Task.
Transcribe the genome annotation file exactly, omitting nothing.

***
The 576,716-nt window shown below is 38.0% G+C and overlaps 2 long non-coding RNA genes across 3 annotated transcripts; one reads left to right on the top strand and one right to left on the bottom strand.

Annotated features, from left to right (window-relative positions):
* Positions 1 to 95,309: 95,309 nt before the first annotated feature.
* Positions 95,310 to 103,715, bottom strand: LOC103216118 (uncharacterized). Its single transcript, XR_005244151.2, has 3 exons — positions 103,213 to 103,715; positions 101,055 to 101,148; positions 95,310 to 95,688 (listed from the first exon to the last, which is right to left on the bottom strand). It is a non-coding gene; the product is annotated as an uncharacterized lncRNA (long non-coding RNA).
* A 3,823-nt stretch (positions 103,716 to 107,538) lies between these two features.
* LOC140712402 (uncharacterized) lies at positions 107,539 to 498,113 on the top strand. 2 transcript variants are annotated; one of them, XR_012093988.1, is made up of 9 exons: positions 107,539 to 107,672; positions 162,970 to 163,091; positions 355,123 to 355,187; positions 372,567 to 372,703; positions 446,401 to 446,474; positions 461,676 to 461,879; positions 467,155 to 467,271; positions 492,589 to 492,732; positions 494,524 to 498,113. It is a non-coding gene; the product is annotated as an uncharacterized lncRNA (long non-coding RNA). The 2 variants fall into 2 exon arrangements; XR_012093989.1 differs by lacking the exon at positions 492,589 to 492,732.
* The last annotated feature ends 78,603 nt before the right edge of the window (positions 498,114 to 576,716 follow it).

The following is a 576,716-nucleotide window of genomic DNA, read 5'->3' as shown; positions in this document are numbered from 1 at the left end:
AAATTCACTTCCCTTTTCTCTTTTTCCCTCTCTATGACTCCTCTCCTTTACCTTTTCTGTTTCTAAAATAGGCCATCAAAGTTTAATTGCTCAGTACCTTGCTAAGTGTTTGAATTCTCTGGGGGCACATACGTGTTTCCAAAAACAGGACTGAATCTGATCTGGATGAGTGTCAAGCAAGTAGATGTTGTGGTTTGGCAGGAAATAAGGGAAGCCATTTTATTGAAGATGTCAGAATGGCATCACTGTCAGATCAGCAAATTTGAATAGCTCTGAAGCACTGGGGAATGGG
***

The 576,716-nt window shown below is 38.0% G+C and overlaps 2 long non-coding RNA genes across 3 annotated transcripts; one reads left to right on the top strand and one right to left on the bottom strand.

Annotated features, from left to right (window-relative positions):
* Positions 1 to 95,309: 95,309 nt before the first annotated feature.
* Positions 95,310 to 103,715, bottom strand: LOC103216118 (uncharacterized). Its single transcript, XR_005244151.2, has 3 exons — positions 103,213 to 103,715; positions 101,055 to 101,148; positions 95,310 to 95,688 (listed from the first exon to the last, which is right to left on the bottom strand). It is a non-coding gene; the product is annotated as an uncharacterized lncRNA (long non-coding RNA).
* A 3,823-nt stretch (positions 103,716 to 107,538) lies between these two features.
* LOC140712402 (uncharacterized) lies at positions 107,539 to 498,113 on the top strand. 2 transcript variants are annotated; one of them, XR_012093988.1, is made up of 9 exons: positions 107,539 to 107,672; positions 162,970 to 163,091; positions 355,123 to 355,187; positions 372,567 to 372,703; positions 446,401 to 446,474; positions 461,676 to 461,879; positions 467,155 to 467,271; positions 492,589 to 492,732; positions 494,524 to 498,113. It is a non-coding gene; the product is annotated as an uncharacterized lncRNA (long non-coding RNA). The 2 variants fall into 2 exon arrangements; XR_012093989.1 differs by lacking the exon at positions 492,589 to 492,732.
* The last annotated feature ends 78,603 nt before the right edge of the window (positions 498,114 to 576,716 follow it).

The following is a 576,716-nucleotide window of genomic DNA, read 5'->3' as shown; positions in this document are numbered from 1 at the left end:
AAATTCACTTCCCTTTTCTCTTTTTCCCTCTCTATGACTCCTCTCCTTTACCTTTTCTGTTTCTAAAATAGGCCATCAAAGTTTAATTGCTCAGTACCTTGCTAAGTGTTTGAATTCTCTGGGGGCACATACGTGTTTCCAAAAACAGGACTGAATCTGATCTGGATGAGTGTCAAGCAAGTAGATGTTGTGGTTTGGCAGGAAATAAGGGAAGCCATTTTATTGAAGATGTCAGAATGGCATCACTGTCAGATCAGCAAATTTGAATAGCTCTGAAGCACTGGGGAATGGG